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Uploaded on on Sep 5, 2021

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Pears are a type of fruit that grows on trees and is gathered from late summer to early October all over the world. The pear tree and shrub belong to the genus Pyrus, which belongs to the Rosaceae family and bears the same-named pomaceous fruit. Pears are grown for their edible fruit and juices in certain species, while others are grown as trees in others.

The tree is medium in size and endemic to Europe, North Africa, and Asia’s coastal and moderately temperate areas. Pearwood is one of the most popular materials for making high-end woodwind instruments and furnishings.

Pears are cultivated in over 3000 different kinds across the world, each with its distinct form and flavor. Fresh, tinned, juiced, or dried fruit are all options.

From Western Europe and North Africa east to Asia, the pear is endemic to coastal and moderately temperate areas of the Old World. It’s a medium-sized tree with a tall, thin crown that can reach 10″17 m (33″56 ft) in height; a few species are shrubby.

The leaves are simple, alternately arranged, 2″12 cm (1″4+12 in) long, glossy green on some species, thickly silvery-hairy on others, and vary in form from broad oval to narrow lanceolate. The majority of pears are deciduous, although there are a few evergreen species in Southeast Asia. Except for the evergreen species, which can only survive temperatures down to approximately 15 °C (5 °F), most are cold-hardy, withstanding temperatures as low as 25 to 40 °C (13 to 40 °F) in winter.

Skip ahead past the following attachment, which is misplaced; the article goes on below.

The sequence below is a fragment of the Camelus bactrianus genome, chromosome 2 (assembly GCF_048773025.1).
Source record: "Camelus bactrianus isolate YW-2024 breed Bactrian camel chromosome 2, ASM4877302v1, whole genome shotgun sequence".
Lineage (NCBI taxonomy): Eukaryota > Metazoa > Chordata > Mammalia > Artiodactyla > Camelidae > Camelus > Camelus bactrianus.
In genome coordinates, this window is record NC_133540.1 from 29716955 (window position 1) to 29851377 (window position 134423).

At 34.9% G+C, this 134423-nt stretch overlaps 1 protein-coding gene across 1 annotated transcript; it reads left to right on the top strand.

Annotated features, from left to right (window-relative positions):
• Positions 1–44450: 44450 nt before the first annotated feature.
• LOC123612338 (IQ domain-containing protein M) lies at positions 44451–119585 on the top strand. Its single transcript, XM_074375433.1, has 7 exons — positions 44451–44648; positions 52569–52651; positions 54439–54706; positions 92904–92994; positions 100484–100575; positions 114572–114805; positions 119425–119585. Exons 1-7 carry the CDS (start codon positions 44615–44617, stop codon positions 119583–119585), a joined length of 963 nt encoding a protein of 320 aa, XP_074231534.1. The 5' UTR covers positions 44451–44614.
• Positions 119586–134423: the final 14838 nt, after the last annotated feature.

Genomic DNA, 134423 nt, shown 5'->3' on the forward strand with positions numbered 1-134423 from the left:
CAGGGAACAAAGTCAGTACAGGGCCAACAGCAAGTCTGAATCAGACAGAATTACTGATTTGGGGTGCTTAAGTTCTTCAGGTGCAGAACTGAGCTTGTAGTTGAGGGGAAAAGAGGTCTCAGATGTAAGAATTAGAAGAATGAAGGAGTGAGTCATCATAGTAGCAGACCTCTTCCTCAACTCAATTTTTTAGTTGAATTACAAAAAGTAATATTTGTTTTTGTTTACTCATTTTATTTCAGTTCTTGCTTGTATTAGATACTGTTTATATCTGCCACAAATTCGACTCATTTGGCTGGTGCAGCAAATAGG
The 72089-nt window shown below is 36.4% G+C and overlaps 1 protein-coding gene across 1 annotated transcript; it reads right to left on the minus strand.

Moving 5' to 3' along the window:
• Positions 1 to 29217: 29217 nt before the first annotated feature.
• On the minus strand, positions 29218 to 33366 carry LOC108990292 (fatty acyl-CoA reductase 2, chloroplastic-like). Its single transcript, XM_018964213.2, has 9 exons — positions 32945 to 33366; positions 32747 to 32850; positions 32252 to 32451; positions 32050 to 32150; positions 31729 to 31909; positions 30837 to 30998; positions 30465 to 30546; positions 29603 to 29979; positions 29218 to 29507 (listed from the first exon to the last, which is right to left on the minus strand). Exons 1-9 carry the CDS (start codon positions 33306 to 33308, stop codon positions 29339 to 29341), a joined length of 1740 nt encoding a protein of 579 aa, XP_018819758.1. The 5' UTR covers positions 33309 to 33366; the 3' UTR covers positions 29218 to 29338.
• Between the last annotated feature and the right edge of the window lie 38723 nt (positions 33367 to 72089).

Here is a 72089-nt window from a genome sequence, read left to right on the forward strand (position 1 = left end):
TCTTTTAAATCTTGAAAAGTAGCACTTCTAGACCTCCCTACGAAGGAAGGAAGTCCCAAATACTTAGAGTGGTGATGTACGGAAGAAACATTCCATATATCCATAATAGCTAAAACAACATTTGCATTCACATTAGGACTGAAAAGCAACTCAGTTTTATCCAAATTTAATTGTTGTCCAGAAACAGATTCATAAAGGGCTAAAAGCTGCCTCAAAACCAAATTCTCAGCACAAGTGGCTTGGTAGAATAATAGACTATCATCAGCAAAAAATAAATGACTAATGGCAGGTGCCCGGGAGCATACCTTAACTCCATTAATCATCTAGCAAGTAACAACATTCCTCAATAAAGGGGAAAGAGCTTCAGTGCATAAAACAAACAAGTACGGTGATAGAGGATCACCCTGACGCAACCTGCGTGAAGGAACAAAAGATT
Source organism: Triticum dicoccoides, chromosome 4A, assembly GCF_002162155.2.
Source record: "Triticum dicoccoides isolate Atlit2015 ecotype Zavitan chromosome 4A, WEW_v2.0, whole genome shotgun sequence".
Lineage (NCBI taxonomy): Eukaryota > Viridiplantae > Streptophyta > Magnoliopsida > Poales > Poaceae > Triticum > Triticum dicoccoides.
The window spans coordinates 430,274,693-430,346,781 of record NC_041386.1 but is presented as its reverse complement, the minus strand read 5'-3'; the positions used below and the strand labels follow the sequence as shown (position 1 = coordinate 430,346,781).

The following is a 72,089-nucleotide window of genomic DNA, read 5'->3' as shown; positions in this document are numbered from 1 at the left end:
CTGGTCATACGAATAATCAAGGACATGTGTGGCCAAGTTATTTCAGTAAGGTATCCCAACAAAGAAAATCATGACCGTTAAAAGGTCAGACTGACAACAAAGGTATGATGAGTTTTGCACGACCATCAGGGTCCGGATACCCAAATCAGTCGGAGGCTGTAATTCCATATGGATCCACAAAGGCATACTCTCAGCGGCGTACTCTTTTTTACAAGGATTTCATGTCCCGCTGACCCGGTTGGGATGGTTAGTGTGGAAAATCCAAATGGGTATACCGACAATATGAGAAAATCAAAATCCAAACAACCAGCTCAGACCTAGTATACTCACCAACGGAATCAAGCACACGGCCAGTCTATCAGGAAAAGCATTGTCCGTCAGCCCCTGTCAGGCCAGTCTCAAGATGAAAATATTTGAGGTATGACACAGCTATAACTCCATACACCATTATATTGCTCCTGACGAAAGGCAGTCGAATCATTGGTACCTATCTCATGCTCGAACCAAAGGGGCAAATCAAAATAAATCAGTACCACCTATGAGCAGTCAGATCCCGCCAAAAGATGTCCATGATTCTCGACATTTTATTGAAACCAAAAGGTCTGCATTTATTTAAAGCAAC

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White blooms with five petals are 2″4 cm (1″11+12 in) in diameter and occasionally tinged yellow or pink. The pear fruit, like the related apple, is a pome with a diameter of 12″14 cm (12″12+12) in most wild species, but up to 18 cm (7 in) long and 8 cm (3 in) wide in some cultivated forms; the shape varies in most species from oblate or globose to the classic pyriform “pear shape” of the European pear with an elongated basal portion and a bulbous end.

The fruit is made up of a highly dilated receptacle or top end of the flower stalk (the so-called calyx tube). The actual fruit is enclosed within its cellular flesh: five ‘cartilaginous’ carpels, often known as the “core.” The five sepals, five petals, and a large number of stamens protrude from the receptacle’s top rim.

The shape of the fruit does not necessarily differentiate pears from apples; certain pears, such as the nashi pear, resemble apples. The flesh of pear fruit contains stone cells, which is one of the primary differences.

Pears have been grown in cold, temperate areas since antiquity, and indications of their usage as a meal date back to prehistoric times. Prehistoric pile houses around Lake Zurich have yielded numerous remains. Pears have been grown in China since 2000 BC. In Ibn al-wham’s 12th-century agricultural treatise, Book of Agriculture, an item on pear tree growing in Spain is brought down.

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